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Dr Neil L Misso
Asthma & Allergy Research Institute, School of Medicine and Pharmacology
University of Western Australia
Perth, Western Australia 6009
Email: nmisso@aari.uwa.edu.au
Tel: +61-8-9346-3198
Fax: +61-8-9346-4159
Homepage: http://www.aari.uwa.edu.au

We are investigating the role of the serine proteases, plasma and tissue kallikrein in asthma and chronic obstructive pulmonary disease (COPD). Kallikreins cleave the high- and low-molecular weight kininogens to form the potent inflammatory peptides, bradykinin and lys-bradykinin. Kallikreins are widely distributed in biological fluids, tissues and inflammatory cells and our previous studies identified tissue kallikrein and kinin B1 and B2 receptors on neutrophils. The kallikrein-kinin system of neutrophils has been causally implicated in infection, inflammatory joint disease, transplant rejection, renal glomerular disease, and carcinoma. Kinins formed by the protease activity of kallikreins increase capillary permeability and mediate oedema and pain, stimulate the contraction of bronchial smooth muscle, the release substance P from nerve terminals, and the synthesis of cytokines, prostaglandins, leukotrienes and nitric oxide. Kinins also stimulate proliferation of tumour cells, angiogenesis and diapedesis, thus enhancing metastasis. Our current work is investigating the role of kallikreins, kinins and kinin receptors in dendritic cells and eosinophils. Dendritic cells play a central role in antigen uptake in the airways and in the initiation and amplification of the allergic response, while eosinophils and neutrophils are implicated in the inflammatory processes occurring in asthma and COPD. These studies will provide important information on the role of the kallikrein-kinin system in immune cells and in the modulation of inflammatory processes in lung disease. They may also provide a rational basis for the use of kallikrein inhibitors and kinin receptor antagonists as therapeutic agents for airway inflammation in patients with asthma or COPD.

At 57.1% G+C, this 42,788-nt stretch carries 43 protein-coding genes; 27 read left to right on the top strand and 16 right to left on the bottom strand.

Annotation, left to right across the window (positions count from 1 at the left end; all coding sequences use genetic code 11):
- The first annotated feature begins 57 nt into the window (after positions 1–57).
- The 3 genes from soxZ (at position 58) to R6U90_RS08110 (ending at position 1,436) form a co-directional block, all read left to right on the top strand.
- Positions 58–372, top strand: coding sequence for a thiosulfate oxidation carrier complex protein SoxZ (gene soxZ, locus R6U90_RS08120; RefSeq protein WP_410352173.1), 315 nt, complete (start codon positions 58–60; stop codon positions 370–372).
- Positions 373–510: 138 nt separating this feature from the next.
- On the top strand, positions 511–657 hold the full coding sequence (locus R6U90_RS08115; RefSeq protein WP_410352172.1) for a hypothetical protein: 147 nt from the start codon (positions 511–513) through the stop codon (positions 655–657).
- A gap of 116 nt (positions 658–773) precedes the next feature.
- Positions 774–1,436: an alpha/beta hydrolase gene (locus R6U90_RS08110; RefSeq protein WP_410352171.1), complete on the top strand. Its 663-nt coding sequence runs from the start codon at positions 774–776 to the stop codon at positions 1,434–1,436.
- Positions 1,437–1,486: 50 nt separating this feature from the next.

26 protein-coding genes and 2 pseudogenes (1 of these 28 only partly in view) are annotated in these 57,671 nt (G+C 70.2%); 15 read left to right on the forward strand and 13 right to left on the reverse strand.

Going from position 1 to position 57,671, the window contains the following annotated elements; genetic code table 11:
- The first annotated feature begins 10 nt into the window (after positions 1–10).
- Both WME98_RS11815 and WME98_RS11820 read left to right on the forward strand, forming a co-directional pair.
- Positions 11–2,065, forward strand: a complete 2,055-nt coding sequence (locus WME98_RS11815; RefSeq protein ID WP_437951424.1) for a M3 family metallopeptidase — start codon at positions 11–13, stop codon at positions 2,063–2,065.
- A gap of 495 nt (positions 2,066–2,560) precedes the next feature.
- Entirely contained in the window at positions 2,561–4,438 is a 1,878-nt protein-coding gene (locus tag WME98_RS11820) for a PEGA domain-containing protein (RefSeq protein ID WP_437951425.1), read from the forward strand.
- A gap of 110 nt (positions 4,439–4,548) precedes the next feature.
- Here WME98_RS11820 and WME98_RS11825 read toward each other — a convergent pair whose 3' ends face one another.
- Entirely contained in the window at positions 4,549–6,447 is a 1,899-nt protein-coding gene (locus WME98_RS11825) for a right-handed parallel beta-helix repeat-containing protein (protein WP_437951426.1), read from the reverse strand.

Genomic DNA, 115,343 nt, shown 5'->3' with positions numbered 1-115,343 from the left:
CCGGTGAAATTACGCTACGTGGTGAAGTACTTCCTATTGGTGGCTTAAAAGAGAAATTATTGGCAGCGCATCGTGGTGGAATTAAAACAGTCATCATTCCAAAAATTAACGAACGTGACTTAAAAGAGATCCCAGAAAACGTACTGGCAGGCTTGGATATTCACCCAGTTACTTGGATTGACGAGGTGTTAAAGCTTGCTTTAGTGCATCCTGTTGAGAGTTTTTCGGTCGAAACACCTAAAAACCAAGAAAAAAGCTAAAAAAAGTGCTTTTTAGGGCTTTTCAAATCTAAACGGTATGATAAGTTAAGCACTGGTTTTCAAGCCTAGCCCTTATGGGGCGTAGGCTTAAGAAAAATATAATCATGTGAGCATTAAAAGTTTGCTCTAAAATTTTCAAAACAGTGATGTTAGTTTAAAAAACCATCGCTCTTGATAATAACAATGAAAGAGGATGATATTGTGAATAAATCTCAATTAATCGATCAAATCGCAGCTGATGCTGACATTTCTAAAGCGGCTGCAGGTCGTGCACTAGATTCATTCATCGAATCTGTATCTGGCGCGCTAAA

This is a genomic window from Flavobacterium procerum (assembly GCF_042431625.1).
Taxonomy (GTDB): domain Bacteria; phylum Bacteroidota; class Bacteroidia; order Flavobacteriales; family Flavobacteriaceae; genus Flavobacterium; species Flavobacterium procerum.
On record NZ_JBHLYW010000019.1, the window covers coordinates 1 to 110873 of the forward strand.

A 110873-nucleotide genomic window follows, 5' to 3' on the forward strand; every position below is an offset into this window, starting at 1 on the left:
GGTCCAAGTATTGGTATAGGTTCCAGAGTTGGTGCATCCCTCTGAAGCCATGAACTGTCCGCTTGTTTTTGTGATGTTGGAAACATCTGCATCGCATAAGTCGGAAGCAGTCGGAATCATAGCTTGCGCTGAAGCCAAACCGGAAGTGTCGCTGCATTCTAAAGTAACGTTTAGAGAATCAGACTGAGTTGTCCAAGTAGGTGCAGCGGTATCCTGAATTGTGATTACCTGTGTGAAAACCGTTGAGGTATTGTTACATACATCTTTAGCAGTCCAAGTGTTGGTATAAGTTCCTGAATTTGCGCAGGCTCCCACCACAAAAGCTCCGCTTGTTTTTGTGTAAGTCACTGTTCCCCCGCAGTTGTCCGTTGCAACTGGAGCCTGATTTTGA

Professor Khanti Bhoola and Professor Philip Thompson, Asthma & Allergy Research Institute, The University of Western Australia.
Dr. Carlos D. Figueroa, Institute of Histology and Pathology, Austral University, Valdivia, Chile.
Prof. Geoffrey A. Stewart, Microbiology, School of Biomedical and Chemical Sciences, The University of Western Australia, Perth, Australia.
Dr. Johanna Plendl, Institute for Veterinary Anatomy, Free University of Berlin, Berlin, Germany.
Figueroa CD, MacIver AG, Bhoola KD. Identification of a tissue kallikrein in human polymorphonuclear leucocytes. Br J Haematol 1989; 72: 321-328.

Bhoola KD, Figueroa CD, Worthy K. Bioregulation of kinins: kallikreins, kininogens and kininases. Pharmacol Rev 1992; 44: 1-80.

Snyman CJ, Raidoo DM, Bhoola KD. Localization of proteases and peptide receptors by confocal microscopy. Methods Enzymol 1999; 307: 368-394.

Bhoola K, Ramsaroop R, Plendl J, Cassim B, Dlamini Z, Naicker S. Kallikrein and kinin receptor expression in inflammation and cancer. Biol Chem 2001; 382; 77-89.

Stuardo M, Gonzalez CB, Nualart F, Boric M, Corthorn J, Bhoola KD, Figueroa CD. Stimulated human neutrophils form biologically active kinin peptides from high and low molecular weight kininogens. J Leukoc Biol 2004; 75: Epub ahead of print, DOI: 10.1189/jlb.1103546.

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